I can't see this ever being used in a TS environme (1)

MikeRT (947531) | more than 6 years ago | (#20983283)

Top Secret intelligence is defined as intelligence that if released would cause grave harm to the United States, its allies, their interests, and/or its operations abroad. They are not going to trust a machine to go through information and determine what is and what isn't TS material. All it takes is for the AI to screw up a few times in one report for the risk that someone will get hurt or killed to increase to unacceptable levels.

I just don't see the real sensitive environments touching this with a ten foot pole. Hiring analysts by the dozens to work on this stuff is a lot cheaper to these agencies than having to answer to Congress why dozens of informants in Al Qaeda were assassinated because the AI didn't block their names.

Intelligent Design? (1)

Sockatume (732728) | more than 6 years ago | (#20983345)

I thought that Intelligent Redaction was the Discovery Institute's explaination for why they don't release any research.

Next step? (2, Interesting)

fropenn (1116699) | more than 6 years ago | (#20983383)

What is the next step in development of this feature? What about using it to prevent the duplication of copyrighted works (sort of a DRM for paper)?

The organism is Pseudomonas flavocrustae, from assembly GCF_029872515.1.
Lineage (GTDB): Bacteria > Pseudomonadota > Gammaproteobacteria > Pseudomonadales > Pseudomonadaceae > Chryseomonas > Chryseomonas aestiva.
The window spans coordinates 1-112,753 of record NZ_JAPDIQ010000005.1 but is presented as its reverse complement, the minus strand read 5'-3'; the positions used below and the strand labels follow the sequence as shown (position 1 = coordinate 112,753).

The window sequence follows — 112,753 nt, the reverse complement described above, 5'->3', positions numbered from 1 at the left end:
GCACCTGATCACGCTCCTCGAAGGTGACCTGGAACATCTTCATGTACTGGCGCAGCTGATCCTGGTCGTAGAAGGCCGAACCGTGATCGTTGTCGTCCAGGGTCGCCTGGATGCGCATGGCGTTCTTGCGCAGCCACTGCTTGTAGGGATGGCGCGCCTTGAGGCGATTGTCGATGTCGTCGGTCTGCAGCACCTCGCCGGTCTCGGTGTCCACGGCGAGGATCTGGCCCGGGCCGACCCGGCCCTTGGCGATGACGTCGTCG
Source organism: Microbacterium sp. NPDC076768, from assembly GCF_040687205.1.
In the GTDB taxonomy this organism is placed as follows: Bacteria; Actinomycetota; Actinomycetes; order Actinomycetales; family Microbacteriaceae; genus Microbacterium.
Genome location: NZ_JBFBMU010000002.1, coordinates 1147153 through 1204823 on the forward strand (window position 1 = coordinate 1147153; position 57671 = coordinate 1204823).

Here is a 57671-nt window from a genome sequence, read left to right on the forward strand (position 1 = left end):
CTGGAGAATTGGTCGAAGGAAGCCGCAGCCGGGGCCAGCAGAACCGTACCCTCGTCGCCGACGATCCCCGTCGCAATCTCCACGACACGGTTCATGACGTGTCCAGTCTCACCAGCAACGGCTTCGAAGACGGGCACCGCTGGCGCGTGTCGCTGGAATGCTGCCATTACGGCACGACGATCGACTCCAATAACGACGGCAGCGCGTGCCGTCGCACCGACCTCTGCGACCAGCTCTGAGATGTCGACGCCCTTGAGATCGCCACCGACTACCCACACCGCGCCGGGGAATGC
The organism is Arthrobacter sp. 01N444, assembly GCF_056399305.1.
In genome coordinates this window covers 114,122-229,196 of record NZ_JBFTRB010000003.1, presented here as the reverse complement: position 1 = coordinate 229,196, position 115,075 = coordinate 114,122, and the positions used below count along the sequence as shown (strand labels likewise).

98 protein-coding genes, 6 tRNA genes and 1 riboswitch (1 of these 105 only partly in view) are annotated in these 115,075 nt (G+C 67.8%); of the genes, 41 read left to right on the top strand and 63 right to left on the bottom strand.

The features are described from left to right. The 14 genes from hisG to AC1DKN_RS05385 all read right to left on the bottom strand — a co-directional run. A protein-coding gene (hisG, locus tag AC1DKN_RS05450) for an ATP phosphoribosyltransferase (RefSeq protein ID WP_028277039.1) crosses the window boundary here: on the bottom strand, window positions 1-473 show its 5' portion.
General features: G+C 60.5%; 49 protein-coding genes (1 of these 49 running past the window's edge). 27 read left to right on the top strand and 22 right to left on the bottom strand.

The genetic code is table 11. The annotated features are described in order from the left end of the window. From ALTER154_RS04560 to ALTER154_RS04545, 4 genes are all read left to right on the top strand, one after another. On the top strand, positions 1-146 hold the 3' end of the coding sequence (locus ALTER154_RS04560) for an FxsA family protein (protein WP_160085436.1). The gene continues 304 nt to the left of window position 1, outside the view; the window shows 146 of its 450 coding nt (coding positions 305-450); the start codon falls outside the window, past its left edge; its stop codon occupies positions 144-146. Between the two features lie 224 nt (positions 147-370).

Machine redaction is simple, so is translation. (0)

Anonymous Coward | more than 6 years ago | (#20983393)

So are grammar checkers etc. Those things are all easy to "do" but they have never been and most likely will never be done well by machines in a generalized manner that can be used in multiple contexts. Anybody can develop natural language based programming rules in just a few lines of a script with grep and sed. Simply doing such a thing for a single specific case or two and doing it in a way that will work flawlessly in all contexts are worlds apart. I'm sure this thing is somewhere in-between but leaning heavily towards the only-works-in-certain-contexts side.

oh please (1)

circletimessquare (444983) | more than 6 years ago | (#20983627)